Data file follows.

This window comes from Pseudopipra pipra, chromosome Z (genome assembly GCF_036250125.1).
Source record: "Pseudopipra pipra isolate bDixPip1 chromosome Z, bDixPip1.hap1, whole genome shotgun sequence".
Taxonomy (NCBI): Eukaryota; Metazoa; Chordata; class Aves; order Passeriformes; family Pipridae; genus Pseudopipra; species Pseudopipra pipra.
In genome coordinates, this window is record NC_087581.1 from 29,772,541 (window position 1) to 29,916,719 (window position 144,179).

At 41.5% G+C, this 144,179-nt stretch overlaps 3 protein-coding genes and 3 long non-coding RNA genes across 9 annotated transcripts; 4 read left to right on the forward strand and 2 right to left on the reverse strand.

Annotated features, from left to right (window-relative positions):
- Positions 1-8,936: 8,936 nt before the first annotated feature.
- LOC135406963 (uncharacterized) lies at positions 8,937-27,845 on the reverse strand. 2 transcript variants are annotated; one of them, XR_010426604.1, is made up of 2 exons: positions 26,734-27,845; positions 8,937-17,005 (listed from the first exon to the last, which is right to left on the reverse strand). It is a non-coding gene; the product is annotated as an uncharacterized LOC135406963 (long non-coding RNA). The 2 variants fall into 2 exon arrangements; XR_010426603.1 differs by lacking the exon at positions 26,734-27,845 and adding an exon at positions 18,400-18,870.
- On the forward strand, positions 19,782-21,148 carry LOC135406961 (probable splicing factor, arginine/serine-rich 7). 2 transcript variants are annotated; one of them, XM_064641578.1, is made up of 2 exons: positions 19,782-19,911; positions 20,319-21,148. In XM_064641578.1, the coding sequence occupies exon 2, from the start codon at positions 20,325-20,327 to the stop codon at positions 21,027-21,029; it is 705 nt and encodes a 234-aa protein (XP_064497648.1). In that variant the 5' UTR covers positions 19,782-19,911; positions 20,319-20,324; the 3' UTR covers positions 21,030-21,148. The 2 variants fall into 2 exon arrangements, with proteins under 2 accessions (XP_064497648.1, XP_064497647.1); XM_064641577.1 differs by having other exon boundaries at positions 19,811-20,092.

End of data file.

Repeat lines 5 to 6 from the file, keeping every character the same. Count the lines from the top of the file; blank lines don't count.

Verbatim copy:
At 41.5% G+C, this 144,179-nt stretch overlaps 3 protein-coding genes and 3 long non-coding RNA genes across 9 annotated transcripts; 4 read left to right on the forward strand and 2 right to left on the reverse strand.

Annotated features, from left to right (window-relative positions):